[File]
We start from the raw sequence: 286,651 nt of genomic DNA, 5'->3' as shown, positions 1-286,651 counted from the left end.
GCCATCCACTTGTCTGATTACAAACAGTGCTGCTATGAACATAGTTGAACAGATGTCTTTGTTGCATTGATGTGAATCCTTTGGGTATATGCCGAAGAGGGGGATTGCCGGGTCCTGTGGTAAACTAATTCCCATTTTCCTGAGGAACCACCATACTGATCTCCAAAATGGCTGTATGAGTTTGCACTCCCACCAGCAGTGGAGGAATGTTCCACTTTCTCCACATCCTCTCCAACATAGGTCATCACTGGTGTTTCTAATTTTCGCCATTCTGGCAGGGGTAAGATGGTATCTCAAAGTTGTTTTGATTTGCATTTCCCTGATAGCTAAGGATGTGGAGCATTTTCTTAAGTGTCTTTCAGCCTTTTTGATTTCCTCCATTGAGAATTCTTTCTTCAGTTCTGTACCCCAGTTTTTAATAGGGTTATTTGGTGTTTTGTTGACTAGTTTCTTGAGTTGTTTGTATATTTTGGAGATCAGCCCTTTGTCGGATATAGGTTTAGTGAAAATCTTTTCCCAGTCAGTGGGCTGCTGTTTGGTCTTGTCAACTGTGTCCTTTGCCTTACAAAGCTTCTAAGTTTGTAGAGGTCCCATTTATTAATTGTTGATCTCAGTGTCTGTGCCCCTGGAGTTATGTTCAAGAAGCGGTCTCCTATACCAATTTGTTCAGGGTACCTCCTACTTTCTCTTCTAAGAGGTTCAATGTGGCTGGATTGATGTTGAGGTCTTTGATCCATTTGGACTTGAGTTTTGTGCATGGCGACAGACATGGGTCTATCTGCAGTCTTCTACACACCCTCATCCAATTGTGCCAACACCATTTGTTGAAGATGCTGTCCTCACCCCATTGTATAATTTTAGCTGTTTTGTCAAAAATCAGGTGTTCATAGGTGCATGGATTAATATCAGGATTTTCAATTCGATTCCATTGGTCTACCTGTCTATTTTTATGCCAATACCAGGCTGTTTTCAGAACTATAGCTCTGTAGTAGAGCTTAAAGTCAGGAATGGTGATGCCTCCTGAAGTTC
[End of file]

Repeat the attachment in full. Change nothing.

We start from the raw sequence: 286,651 nt of genomic DNA, 5'->3' as shown, positions 1-286,651 counted from the left end.
GCCATCCACTTGTCTGATTACAAACAGTGCTGCTATGAACATAGTTGAACAGATGTCTTTGTTGCATTGATGTGAATCCTTTGGGTATATGCCGAAGAGGGGGATTGCCGGGTCCTGTGGTAAACTAATTCCCATTTTCCTGAGGAACCACCATACTGATCTCCAAAATGGCTGTATGAGTTTGCACTCCCACCAGCAGTGGAGGAATGTTCCACTTTCTCCACATCCTCTCCAACATAGGTCATCACTGGTGTTTCTAATTTTCGCCATTCTGGCAGGGGTAAGATGGTATCTCAAAGTTGTTTTGATTTGCATTTCCCTGATAGCTAAGGATGTGGAGCATTTTCTTAAGTGTCTTTCAGCCTTTTTGATTTCCTCCATTGAGAATTCTTTCTTCAGTTCTGTACCCCAGTTTTTAATAGGGTTATTTGGTGTTTTGTTGACTAGTTTCTTGAGTTGTTTGTATATTTTGGAGATCAGCCCTTTGTCGGATATAGGTTTAGTGAAAATCTTTTCCCAGTCAGTGGGCTGCTGTTTGGTCTTGTCAACTGTGTCCTTTGCCTTACAAAGCTTCTAAGTTTGTAGAGGTCCCATTTATTAATTGTTGATCTCAGTGTCTGTGCCCCTGGAGTTATGTTCAAGAAGCGGTCTCCTATACCAATTTGTTCAGGGTACCTCCTACTTTCTCTTCTAAGAGGTTCAATGTGGCTGGATTGATGTTGAGGTCTTTGATCCATTTGGACTTGAGTTTTGTGCATGGCGACAGACATGGGTCTATCTGCAGTCTTCTACACACCCTCATCCAATTGTGCCAACACCATTTGTTGAAGATGCTGTCCTCACCCCATTGTATAATTTTAGCTGTTTTGTCAAAAATCAGGTGTTCATAGGTGCATGGATTAATATCAGGATTTTCAATTCGATTCCATTGGTCTACCTGTCTATTTTTATGCCAATACCAGGCTGTTTTCAGAACTATAGCTCTGTAGTAGAGCTTAAAGTCAGGAATGGTGATGCCTCCTGAAGTTC